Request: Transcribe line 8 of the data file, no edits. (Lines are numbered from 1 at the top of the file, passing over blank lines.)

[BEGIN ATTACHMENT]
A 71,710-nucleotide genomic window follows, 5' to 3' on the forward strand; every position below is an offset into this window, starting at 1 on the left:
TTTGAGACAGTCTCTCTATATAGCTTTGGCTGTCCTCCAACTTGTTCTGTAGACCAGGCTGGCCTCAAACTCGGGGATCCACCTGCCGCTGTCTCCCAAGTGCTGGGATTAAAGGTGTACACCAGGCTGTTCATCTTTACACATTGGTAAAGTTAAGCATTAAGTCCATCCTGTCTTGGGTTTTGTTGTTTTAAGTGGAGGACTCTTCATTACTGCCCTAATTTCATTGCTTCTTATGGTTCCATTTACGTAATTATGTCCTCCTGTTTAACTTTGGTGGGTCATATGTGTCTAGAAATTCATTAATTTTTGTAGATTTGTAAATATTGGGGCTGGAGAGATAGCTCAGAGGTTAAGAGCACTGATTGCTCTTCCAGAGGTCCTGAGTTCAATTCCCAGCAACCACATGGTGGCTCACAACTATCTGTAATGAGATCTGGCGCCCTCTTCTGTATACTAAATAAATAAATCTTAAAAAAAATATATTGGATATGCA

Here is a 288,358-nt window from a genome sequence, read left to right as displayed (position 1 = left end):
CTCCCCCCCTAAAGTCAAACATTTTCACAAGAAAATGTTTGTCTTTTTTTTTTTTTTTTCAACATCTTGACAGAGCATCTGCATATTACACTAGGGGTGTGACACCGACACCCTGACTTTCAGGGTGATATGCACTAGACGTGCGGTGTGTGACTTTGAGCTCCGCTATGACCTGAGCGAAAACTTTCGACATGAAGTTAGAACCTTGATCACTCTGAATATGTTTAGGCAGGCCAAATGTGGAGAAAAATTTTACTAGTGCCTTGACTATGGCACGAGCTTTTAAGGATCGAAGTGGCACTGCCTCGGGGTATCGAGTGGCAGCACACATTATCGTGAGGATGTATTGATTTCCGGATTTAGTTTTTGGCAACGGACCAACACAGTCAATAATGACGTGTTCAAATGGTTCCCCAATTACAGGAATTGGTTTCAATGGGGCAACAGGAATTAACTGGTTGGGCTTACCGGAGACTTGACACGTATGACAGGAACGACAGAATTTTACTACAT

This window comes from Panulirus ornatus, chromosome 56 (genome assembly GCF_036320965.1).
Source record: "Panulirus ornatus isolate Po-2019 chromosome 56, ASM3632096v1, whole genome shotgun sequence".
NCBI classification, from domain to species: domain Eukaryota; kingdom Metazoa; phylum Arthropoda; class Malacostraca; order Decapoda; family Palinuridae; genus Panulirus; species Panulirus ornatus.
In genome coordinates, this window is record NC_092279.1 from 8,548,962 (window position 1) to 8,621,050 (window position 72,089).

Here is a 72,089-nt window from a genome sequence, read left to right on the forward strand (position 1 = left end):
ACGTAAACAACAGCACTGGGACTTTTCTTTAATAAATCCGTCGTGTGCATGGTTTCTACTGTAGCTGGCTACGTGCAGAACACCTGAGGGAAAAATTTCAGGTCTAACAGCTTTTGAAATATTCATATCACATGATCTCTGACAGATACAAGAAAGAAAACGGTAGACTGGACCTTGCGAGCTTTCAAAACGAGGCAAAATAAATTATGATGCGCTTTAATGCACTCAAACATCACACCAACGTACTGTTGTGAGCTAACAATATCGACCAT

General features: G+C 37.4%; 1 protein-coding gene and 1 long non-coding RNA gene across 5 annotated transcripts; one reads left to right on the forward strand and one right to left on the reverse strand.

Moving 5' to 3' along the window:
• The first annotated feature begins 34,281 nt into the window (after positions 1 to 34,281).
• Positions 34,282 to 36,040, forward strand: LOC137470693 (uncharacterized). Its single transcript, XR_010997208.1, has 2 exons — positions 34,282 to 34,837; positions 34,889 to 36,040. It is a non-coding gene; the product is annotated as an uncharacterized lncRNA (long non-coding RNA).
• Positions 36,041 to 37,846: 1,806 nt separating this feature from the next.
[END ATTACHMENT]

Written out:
In genome coordinates, this window is record NC_092279.1 from 8,548,962 (window position 1) to 8,621,050 (window position 72,089).